Thanks fellow bloggers for the amazing response to 163 Edition of Indispire.
It is definitely a non-creative mundane oft proposed query, but I wanted to look at the sense of achievement we all felt when we completed reading a book all by ourselves. Like the Command officer of the Bambolim Army Camp General Cariappa said, as he read the book he was transported, he travelled and he realized there was a world beyond the one we knew.
Early, my mother read books to me, then we shifted to comics, that was graphic so the mind really did not create its own visual. The first story book I read I think was Noddy Goes to the Fair by Enid Blyton .Enid Blyton’s books were classified as red dragon, blue dragon and one other colour for age appropriateness.
The book that gave me a sense of achievement was again by Enid Blyton it was a Famous Five book, I think it was Five on a Mystery or something I remember a green cover of the book with sketches of four kids, in red and blue shirts and a dog. Suddenly the world was different, there was excitement and adventure out there and I realized I could escape the mundane world of homework… it was no more pencils no more books, no more teachers dirty looks.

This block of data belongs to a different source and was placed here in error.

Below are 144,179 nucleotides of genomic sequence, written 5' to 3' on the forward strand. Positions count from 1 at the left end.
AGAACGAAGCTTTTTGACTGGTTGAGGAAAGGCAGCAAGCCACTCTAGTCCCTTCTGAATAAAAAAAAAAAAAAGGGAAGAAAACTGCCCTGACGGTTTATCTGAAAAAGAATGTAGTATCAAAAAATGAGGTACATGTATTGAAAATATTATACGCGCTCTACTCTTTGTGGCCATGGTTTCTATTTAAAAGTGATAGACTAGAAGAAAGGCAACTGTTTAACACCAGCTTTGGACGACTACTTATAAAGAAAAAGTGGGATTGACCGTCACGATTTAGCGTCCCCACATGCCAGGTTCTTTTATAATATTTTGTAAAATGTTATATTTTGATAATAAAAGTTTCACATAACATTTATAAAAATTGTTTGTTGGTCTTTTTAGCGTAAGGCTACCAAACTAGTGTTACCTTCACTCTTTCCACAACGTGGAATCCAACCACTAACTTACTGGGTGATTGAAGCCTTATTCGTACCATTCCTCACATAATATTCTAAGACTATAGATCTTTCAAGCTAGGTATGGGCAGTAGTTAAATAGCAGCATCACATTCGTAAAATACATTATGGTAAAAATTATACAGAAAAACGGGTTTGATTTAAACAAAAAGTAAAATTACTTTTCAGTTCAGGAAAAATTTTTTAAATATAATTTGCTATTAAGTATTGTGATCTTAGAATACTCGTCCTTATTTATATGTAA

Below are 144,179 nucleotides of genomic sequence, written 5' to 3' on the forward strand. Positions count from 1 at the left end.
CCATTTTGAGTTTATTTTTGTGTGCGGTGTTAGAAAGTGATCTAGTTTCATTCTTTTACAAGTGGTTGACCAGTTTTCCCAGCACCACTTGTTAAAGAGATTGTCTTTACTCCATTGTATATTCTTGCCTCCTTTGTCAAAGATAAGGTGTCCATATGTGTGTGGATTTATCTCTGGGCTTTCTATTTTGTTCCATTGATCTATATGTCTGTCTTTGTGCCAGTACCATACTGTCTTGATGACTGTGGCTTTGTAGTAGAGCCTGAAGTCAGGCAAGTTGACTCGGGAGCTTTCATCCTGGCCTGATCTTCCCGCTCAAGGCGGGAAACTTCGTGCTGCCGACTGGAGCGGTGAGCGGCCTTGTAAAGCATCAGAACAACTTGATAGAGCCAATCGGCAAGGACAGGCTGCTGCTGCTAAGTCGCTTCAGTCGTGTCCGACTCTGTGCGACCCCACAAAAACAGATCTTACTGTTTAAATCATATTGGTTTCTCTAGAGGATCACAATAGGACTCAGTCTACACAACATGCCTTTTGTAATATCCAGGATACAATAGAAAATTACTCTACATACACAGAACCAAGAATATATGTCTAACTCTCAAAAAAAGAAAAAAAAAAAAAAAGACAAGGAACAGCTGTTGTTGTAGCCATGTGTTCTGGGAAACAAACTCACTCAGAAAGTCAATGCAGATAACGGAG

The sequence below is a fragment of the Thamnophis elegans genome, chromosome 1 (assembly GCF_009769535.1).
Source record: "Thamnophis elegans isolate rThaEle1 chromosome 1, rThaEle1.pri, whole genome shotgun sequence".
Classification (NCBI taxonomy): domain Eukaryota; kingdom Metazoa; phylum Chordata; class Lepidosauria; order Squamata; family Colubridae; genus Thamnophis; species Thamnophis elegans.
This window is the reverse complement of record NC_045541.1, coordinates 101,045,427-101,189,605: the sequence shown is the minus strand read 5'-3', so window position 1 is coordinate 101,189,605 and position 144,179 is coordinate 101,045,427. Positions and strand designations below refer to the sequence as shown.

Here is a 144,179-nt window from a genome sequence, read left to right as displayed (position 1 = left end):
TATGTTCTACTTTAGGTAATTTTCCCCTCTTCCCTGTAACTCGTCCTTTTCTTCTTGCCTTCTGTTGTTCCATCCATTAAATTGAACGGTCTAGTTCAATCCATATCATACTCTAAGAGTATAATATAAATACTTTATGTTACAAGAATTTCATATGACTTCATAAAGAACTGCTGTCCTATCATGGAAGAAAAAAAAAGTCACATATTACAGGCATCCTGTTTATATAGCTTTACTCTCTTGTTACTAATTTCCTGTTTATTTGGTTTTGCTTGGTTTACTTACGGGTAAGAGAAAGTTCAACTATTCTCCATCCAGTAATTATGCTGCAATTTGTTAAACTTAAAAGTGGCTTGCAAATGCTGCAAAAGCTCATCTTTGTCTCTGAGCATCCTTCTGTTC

We created our own famous group, of course we had to cross hurdles like Enid Blyton’s characters had two boys as the older kids and the girls were younger, we were the other way round, moreover dogs were not allowed, and we definitely did not want to clean up dog poop. We were vegetarians, and bread was brought only when mom was sick, so sandwiches were all imaginary. I remember picking up two Monaco biscuits placing a piece of tomato on it and pretending that we were having sandwich.
We would climb up the Mango or Jackfruit tree and pretend that it was our look out like the ones the famous five had.
Enid Blyton’s books then became a staple, the Mallory Tower series, the Naughtiest girl series, The Five Find-Outers, and The Secret Seven oh! Yes there was one other series that I cannot remember. Then came the Nancy Drew and Hardy boys series.Eventually we outgrew them and graduated to Mills and Boon, of course, I read the Sudden series and Zane Grey too.
Today when I look back I see that Enid Blyton was racist and gender biased, yet those days she took us to a world of escape and adrenaline. There was a bonding created by the vocabulary of Enid Blyton readers, looking back it was a privileged elite group. Every Wednesday was the sacred trip to the library, we would read the comics there, and borrow a book for the week.
By the way April 2nd is the International Children’s Book Day.